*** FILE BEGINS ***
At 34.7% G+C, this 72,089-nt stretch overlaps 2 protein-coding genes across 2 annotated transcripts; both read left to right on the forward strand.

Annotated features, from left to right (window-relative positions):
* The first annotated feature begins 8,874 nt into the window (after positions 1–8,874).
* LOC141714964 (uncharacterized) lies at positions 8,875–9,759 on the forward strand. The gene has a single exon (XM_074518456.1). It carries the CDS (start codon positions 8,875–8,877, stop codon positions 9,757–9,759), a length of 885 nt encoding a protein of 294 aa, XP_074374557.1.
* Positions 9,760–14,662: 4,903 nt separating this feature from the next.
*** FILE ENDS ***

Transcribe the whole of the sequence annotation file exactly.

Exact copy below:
At 34.7% G+C, this 72,089-nt stretch overlaps 2 protein-coding genes across 2 annotated transcripts; both read left to right on the forward strand.

Annotated features, from left to right (window-relative positions):
* The first annotated feature begins 8,874 nt into the window (after positions 1–8,874).
* LOC141714964 (uncharacterized) lies at positions 8,875–9,759 on the forward strand. The gene has a single exon (XM_074518456.1). It carries the CDS (start codon positions 8,875–8,877, stop codon positions 9,757–9,759), a length of 885 nt encoding a protein of 294 aa, XP_074374557.1.
* Positions 9,760–14,662: 4,903 nt separating this feature from the next.